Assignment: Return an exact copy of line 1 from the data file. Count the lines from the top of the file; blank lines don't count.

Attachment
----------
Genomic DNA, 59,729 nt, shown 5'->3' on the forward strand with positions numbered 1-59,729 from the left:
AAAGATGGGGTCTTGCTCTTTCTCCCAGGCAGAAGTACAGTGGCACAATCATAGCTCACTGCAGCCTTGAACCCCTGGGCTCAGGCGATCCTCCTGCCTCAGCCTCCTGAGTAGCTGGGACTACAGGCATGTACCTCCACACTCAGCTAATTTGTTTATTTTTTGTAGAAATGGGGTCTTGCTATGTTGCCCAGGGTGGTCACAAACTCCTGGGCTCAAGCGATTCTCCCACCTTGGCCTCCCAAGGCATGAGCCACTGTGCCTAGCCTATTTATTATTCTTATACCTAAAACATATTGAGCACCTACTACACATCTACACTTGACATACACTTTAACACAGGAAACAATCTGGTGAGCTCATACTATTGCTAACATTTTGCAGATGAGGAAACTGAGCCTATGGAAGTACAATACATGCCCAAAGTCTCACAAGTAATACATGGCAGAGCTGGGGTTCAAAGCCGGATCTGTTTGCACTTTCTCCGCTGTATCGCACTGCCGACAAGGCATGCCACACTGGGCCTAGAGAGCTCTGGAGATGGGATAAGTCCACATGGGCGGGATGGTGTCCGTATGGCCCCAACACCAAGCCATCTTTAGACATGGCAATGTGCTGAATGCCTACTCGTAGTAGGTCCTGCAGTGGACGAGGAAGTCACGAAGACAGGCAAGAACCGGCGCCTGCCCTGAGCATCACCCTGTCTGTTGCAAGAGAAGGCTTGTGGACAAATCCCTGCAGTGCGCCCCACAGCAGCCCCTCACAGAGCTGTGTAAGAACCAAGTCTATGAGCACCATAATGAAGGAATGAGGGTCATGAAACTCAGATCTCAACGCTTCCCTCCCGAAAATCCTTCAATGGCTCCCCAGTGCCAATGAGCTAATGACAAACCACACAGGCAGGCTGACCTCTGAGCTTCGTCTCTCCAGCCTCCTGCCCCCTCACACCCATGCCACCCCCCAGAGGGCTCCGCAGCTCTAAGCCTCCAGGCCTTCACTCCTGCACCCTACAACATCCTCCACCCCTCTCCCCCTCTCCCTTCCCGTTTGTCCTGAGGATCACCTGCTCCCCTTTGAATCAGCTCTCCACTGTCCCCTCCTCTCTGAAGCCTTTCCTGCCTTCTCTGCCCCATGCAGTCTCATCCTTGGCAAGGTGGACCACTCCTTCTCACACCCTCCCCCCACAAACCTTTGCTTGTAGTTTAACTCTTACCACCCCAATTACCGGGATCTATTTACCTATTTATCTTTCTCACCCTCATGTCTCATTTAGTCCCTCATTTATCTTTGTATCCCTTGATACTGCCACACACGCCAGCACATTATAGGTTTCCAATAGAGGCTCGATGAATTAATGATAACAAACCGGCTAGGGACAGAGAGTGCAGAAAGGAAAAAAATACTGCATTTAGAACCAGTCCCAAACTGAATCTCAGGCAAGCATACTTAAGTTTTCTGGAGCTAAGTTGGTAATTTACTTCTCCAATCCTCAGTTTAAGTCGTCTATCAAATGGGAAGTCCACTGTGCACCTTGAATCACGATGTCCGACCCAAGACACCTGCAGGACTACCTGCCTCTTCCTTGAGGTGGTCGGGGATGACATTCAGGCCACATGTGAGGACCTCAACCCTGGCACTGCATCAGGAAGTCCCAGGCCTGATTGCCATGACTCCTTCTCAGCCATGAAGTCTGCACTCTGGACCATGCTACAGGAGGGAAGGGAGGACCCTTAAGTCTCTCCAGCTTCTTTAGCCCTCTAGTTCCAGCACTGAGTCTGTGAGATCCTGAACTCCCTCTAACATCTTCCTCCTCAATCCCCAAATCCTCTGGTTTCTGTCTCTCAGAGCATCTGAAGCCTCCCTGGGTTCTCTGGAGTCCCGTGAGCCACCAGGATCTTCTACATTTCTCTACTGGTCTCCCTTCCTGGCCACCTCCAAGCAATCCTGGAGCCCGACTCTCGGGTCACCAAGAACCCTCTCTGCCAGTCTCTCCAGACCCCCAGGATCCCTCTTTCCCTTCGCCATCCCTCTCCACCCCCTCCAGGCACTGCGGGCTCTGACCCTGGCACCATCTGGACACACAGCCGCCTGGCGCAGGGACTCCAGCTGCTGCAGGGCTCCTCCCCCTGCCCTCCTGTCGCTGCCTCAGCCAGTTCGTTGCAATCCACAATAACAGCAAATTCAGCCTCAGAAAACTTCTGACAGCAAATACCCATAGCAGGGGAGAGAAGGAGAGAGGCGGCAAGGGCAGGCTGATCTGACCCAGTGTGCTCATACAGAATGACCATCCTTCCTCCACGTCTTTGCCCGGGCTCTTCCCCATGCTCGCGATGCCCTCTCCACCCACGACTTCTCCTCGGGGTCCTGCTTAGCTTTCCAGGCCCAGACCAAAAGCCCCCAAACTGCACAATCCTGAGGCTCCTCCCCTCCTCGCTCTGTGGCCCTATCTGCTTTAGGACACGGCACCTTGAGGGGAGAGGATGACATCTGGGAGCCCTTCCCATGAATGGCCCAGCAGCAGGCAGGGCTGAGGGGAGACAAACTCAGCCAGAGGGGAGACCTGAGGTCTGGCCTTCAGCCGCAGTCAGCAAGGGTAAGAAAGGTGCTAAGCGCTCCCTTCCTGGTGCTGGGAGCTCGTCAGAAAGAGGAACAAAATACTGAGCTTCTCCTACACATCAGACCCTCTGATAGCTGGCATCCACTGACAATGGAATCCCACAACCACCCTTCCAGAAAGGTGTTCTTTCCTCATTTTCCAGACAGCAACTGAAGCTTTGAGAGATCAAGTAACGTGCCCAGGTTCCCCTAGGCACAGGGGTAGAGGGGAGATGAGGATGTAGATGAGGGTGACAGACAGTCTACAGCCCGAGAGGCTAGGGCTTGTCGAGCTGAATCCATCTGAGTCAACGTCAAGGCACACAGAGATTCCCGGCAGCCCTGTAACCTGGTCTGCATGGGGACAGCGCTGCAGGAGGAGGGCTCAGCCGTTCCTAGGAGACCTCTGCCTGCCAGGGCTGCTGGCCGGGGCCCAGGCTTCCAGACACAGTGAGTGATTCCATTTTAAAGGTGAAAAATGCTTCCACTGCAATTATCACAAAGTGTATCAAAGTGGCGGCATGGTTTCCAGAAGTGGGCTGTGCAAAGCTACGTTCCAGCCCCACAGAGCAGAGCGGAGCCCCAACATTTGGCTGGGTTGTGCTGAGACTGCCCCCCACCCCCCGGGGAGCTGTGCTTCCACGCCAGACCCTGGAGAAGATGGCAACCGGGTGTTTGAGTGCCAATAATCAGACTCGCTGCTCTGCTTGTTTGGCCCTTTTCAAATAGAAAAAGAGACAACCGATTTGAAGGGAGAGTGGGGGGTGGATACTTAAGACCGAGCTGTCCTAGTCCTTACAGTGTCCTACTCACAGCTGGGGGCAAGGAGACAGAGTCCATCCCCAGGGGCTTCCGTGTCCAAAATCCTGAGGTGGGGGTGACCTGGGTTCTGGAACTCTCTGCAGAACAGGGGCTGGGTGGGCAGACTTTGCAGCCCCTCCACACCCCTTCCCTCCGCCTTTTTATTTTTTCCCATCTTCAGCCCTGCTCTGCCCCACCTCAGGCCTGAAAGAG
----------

Genomic DNA, 59,729 nt, shown 5'->3' on the forward strand with positions numbered 1-59,729 from the left: